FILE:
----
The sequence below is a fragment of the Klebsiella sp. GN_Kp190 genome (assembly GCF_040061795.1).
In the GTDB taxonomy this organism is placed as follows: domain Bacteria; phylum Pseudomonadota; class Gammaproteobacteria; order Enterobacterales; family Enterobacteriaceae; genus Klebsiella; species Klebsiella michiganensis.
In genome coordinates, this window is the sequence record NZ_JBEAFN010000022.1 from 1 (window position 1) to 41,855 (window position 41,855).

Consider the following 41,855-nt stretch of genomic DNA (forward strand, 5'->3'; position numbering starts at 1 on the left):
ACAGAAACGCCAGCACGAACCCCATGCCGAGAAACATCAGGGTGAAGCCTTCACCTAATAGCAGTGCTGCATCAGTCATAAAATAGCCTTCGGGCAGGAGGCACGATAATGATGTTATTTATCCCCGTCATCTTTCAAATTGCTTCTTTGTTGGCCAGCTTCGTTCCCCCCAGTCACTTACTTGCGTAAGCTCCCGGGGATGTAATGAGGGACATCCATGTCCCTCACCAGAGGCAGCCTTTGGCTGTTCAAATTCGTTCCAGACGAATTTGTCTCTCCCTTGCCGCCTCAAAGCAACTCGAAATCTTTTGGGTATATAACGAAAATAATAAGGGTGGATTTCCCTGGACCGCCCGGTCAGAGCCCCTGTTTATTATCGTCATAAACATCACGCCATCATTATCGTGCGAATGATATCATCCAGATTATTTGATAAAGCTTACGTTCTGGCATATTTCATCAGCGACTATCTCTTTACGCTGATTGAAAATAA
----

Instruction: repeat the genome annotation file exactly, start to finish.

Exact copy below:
The sequence below is a fragment of the Klebsiella sp. GN_Kp190 genome (assembly GCF_040061795.1).
In the GTDB taxonomy this organism is placed as follows: domain Bacteria; phylum Pseudomonadota; class Gammaproteobacteria; order Enterobacterales; family Enterobacteriaceae; genus Klebsiella; species Klebsiella michiganensis.
In genome coordinates, this window is the sequence record NZ_JBEAFN010000022.1 from 1 (window position 1) to 41,855 (window position 41,855).

Consider the following 41,855-nt stretch of genomic DNA (forward strand, 5'->3'; position numbering starts at 1 on the left):
ACAGAAACGCCAGCACGAACCCCATGCCGAGAAACATCAGGGTGAAGCCTTCACCTAATAGCAGTGCTGCATCAGTCATAAAATAGCCTTCGGGCAGGAGGCACGATAATGATGTTATTTATCCCCGTCATCTTTCAAATTGCTTCTTTGTTGGCCAGCTTCGTTCCCCCCAGTCACTTACTTGCGTAAGCTCCCGGGGATGTAATGAGGGACATCCATGTCCCTCACCAGAGGCAGCCTTTGGCTGTTCAAATTCGTTCCAGACGAATTTGTCTCTCCCTTGCCGCCTCAAAGCAACTCGAAATCTTTTGGGTATATAACGAAAATAATAAGGGTGGATTTCCCTGGACCGCCCGGTCAGAGCCCCTGTTTATTATCGTCATAAACATCACGCCATCATTATCGTGCGAATGATATCATCCAGATTATTTGATAAAGCTTACGTTCTGGCATATTTCATCAGCGACTATCTCTTTACGCTGATTGAAAATAA